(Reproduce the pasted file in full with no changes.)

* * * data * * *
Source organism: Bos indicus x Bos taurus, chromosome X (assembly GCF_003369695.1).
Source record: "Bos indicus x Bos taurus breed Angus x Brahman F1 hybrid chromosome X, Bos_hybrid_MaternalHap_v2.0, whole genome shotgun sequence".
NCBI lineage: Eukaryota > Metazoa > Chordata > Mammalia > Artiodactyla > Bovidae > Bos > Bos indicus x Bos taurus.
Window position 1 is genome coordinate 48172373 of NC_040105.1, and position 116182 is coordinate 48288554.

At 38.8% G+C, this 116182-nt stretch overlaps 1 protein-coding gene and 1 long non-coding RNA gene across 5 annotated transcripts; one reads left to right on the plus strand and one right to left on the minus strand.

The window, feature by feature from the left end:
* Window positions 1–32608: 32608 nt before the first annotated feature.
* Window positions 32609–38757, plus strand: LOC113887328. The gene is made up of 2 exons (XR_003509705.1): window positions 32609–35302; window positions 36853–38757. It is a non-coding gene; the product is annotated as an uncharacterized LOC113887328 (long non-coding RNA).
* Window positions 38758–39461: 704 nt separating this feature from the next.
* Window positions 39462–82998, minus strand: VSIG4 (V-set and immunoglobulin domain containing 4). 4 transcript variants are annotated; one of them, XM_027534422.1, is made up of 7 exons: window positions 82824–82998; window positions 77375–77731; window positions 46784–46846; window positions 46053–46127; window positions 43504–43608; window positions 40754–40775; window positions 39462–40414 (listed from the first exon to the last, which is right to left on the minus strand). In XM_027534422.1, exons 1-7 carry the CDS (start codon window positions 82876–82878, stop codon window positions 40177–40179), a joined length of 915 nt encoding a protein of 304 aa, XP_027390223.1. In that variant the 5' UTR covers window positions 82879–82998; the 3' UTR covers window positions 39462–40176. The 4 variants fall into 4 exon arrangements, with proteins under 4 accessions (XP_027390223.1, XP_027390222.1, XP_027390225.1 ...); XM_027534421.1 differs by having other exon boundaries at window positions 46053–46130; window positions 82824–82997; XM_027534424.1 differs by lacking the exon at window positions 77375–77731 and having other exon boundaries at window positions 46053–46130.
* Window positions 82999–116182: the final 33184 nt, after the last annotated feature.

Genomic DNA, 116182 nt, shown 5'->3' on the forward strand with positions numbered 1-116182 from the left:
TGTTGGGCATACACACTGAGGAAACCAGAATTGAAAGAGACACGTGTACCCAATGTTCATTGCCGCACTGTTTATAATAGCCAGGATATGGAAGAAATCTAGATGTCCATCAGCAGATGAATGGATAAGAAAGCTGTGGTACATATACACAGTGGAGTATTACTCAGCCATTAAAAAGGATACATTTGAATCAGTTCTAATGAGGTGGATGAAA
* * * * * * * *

Source organism: Bos indicus x Bos taurus, chromosome X (assembly GCF_003369695.1).
Source record: "Bos indicus x Bos taurus breed Angus x Brahman F1 hybrid chromosome X, Bos_hybrid_MaternalHap_v2.0, whole genome shotgun sequence".
NCBI lineage: Eukaryota > Metazoa > Chordata > Mammalia > Artiodactyla > Bovidae > Bos > Bos indicus x Bos taurus.
Window position 1 is genome coordinate 48172373 of NC_040105.1, and position 116182 is coordinate 48288554.

At 38.8% G+C, this 116182-nt stretch overlaps 1 protein-coding gene and 1 long non-coding RNA gene across 5 annotated transcripts; one reads left to right on the plus strand and one right to left on the minus strand.

The window, feature by feature from the left end:
* Window positions 1–32608: 32608 nt before the first annotated feature.
* Window positions 32609–38757, plus strand: LOC113887328. The gene is made up of 2 exons (XR_003509705.1): window positions 32609–35302; window positions 36853–38757. It is a non-coding gene; the product is annotated as an uncharacterized LOC113887328 (long non-coding RNA).
* Window positions 38758–39461: 704 nt separating this feature from the next.
* Window positions 39462–82998, minus strand: VSIG4 (V-set and immunoglobulin domain containing 4). 4 transcript variants are annotated; one of them, XM_027534422.1, is made up of 7 exons: window positions 82824–82998; window positions 77375–77731; window positions 46784–46846; window positions 46053–46127; window positions 43504–43608; window positions 40754–40775; window positions 39462–40414 (listed from the first exon to the last, which is right to left on the minus strand). In XM_027534422.1, exons 1-7 carry the CDS (start codon window positions 82876–82878, stop codon window positions 40177–40179), a joined length of 915 nt encoding a protein of 304 aa, XP_027390223.1. In that variant the 5' UTR covers window positions 82879–82998; the 3' UTR covers window positions 39462–40176. The 4 variants fall into 4 exon arrangements, with proteins under 4 accessions (XP_027390223.1, XP_027390222.1, XP_027390225.1 ...); XM_027534421.1 differs by having other exon boundaries at window positions 46053–46130; window positions 82824–82997; XM_027534424.1 differs by lacking the exon at window positions 77375–77731 and having other exon boundaries at window positions 46053–46130.
* Window positions 82999–116182: the final 33184 nt, after the last annotated feature.

Genomic DNA, 116182 nt, shown 5'->3' on the forward strand with positions numbered 1-116182 from the left:
TGTTGGGCATACACACTGAGGAAACCAGAATTGAAAGAGACACGTGTACCCAATGTTCATTGCCGCACTGTTTATAATAGCCAGGATATGGAAGAAATCTAGATGTCCATCAGCAGATGAATGGATAAGAAAGCTGTGGTACATATACACAGTGGAGTATTACTCAGCCATTAAAAAGGATACATTTGAATCAGTTCTAATGAGGTGGATGAAA